Mapping Urban History is an EPFL course taught by Isabella di Lenardo and Frédéric Kaplan, in collaboration with Federica Pardini in which students explore Urban History by a computational approach, understanding large corpora of historical sources. 

Here, the urban history of different cities in various historical periods is reconstructed through the digitization and vectorization of historical cartography, the annotation of urban space, and the cross-referencing of spatial morphology with textual sources that allow us to partially reconstruct population, commerce, and functions of the built environment. The aim is to systematize not a few tens of information but thousands, understanding how the reading of the urban structure changes through an approach that takes into account the large-scale objects.
In the site you will find, by year and place, the work carried out by groups of students on different urban cases and different problems. We think it is important to show to what extent the workshops conducted by the students as a form of learning, obviously cannot be exhaustive from a historical point of view, but are an important pilot of how big data in urban history can be manipulated. Teaching how to conduct computational mining of historical sources that detect urban history and the critiquing of them is a priority for us.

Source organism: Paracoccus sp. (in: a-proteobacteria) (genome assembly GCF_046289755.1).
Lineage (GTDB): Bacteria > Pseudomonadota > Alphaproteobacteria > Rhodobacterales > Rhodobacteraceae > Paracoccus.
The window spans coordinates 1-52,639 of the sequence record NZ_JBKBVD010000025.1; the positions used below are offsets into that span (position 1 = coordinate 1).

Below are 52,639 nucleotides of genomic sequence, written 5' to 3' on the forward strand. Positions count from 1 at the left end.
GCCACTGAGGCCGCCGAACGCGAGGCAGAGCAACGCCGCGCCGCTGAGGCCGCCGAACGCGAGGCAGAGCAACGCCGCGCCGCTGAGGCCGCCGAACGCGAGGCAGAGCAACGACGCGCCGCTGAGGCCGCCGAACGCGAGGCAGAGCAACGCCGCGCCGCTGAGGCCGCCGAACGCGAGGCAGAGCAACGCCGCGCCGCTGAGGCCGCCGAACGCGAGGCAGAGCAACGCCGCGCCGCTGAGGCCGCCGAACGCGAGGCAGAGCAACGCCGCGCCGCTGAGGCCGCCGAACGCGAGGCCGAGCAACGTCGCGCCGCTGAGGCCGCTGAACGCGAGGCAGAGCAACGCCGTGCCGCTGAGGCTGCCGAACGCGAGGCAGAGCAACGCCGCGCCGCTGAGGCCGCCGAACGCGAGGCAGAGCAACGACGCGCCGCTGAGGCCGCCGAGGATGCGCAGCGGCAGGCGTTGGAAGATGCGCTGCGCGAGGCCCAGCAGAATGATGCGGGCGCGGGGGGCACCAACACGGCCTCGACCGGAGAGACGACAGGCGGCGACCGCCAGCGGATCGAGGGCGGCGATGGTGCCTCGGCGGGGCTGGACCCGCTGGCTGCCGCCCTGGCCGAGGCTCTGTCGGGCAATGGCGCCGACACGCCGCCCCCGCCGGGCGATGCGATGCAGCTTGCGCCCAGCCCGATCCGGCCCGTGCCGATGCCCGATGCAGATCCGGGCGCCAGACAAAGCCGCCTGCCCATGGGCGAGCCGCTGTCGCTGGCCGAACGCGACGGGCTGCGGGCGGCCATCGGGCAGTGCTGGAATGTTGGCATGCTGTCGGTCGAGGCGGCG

From the course started a research group of PhD students, collaborators and colleagues in other institutions who share the same methodological approach and interest in the same documentary sources. 
This group is primarily interested in cadastral and census sources from the ancient regimes but also from more recent periods up to the beginning of the 20th century. In addition to cadastral sources, censuses, civil status, press information and directories are also analyzed.
We have several ongoing projects on the historical reconstruction of cadastral and pre-cadastral sources about Venice, Lausanne and Paris among others and we also collaborate with research teams in Europe and the United States.
If you are interested in participating in our projects or collaborating with new initiatives, please contact us, we would be delighted!